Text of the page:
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Special Precautions Taken For Witness In Trial Of Bradley Manning

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Special precautions will be taken when a witness for the prosecution testifies in the trial of Army Private Bradley Manning in Ft. Meade, Md.

The witness, presumed to be a Navy SEAL, is believed to have evidence gathered during the May 2011 raid on Osama Bin Laden's compound. Prosecutors say that evidence will show the al-Qaida leader had copies of documents Manning admitted he gave to the website Wikileaks.

The CIA and the Department of Defense have demanded absolute anonymity for the witness, who is only identified as John Doe , or DoD operative. Although all the conditions have not been worked out, Judge Denise Lind suggested the presumed SEAL Team 6 member would testify in a closed session, from a secret location and in a disguise subtle enough to convey facial expressions and body language for purposes of cross examination.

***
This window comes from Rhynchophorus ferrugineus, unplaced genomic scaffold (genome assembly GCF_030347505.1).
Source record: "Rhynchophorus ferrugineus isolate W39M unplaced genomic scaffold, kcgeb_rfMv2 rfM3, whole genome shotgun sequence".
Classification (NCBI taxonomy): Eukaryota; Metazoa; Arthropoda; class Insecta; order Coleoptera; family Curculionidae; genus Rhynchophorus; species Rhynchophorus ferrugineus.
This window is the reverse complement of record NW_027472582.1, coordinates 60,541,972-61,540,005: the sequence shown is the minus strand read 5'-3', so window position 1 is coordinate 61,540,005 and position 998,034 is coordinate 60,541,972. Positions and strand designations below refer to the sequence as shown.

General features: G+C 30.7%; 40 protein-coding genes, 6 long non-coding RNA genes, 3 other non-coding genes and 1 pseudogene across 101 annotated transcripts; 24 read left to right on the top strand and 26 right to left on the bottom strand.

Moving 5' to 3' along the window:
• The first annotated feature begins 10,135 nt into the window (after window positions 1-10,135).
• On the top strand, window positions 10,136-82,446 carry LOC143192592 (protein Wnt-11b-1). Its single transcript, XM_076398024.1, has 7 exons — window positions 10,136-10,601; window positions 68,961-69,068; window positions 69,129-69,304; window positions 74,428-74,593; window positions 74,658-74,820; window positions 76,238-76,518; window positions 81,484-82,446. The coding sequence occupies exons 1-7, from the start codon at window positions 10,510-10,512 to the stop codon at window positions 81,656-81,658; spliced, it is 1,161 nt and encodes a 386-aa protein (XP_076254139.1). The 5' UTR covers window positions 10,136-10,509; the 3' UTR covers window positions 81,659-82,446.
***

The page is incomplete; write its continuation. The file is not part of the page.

In addition, the judge ordered a two-day dry run with a sample witness in place of the unidentified Navy SEAL. The stand in will testify and submit to cross examination during a closed session to determine if there are any options to holding testimony behind closed doors. That dry run is scheduled to begin May 7.

Although Manning pleaded guilty to 10 minor charges, prosecutors still seek to find him guilty on 22 additional charges including aiding he enemy which carries a penalty of life in prison.

Manning's court martial is scheduled to begin June 3.

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